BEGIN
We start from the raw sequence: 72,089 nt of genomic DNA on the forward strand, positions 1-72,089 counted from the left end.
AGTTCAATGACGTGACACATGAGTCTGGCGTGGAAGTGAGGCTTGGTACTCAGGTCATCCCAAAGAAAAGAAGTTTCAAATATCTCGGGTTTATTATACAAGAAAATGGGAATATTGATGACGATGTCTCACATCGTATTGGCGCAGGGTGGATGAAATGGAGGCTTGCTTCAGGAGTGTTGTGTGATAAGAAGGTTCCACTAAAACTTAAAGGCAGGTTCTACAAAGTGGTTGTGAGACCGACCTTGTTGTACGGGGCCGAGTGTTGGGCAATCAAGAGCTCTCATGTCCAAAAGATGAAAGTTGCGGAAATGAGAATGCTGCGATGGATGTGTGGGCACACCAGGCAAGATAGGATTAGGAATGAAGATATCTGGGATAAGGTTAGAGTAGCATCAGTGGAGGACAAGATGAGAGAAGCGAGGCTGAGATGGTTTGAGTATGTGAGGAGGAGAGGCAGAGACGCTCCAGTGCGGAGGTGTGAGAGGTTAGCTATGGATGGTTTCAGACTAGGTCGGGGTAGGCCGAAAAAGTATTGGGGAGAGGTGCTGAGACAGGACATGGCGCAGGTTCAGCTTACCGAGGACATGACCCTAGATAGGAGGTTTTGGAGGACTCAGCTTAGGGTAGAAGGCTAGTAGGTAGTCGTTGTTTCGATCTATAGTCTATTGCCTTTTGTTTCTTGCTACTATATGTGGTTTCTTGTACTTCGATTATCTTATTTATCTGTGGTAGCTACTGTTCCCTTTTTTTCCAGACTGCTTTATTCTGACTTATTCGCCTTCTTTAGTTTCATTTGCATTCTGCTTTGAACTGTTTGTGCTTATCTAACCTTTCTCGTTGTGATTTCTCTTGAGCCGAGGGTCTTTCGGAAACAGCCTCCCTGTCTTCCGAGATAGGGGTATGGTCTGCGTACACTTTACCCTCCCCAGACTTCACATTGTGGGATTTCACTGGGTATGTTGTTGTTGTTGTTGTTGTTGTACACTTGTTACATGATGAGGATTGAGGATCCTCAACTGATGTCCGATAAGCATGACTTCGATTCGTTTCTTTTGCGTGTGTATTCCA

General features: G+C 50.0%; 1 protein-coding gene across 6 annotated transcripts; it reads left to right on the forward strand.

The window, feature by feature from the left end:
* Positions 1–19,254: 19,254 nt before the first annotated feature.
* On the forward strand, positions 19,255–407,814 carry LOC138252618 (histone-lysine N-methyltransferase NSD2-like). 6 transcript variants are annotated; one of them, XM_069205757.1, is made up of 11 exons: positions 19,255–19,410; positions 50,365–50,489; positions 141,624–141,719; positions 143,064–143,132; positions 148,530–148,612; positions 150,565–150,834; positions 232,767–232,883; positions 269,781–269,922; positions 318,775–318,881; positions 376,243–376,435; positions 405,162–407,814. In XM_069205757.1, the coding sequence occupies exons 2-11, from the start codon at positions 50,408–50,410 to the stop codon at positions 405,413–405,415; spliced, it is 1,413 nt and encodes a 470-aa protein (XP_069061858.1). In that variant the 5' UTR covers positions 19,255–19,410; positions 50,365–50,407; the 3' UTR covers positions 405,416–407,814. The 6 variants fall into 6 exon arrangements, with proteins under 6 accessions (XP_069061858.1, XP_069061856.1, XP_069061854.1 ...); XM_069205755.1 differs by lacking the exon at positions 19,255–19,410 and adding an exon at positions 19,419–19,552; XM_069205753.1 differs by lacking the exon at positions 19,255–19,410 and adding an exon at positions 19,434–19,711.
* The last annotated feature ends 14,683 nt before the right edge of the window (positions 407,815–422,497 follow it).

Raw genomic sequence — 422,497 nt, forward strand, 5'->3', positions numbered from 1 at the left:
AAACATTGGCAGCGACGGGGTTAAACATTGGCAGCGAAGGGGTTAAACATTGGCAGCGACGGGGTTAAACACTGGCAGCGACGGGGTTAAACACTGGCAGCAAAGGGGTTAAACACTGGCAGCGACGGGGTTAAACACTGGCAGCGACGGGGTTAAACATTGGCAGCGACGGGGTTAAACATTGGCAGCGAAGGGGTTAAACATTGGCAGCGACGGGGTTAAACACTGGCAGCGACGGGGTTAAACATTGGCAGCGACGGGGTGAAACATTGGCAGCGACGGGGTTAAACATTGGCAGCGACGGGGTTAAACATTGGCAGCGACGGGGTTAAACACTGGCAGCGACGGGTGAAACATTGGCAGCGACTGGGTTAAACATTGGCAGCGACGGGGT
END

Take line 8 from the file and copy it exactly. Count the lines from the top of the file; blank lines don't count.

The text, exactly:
Raw genomic sequence — 422,497 nt, forward strand, 5'->3', positions numbered from 1 at the left: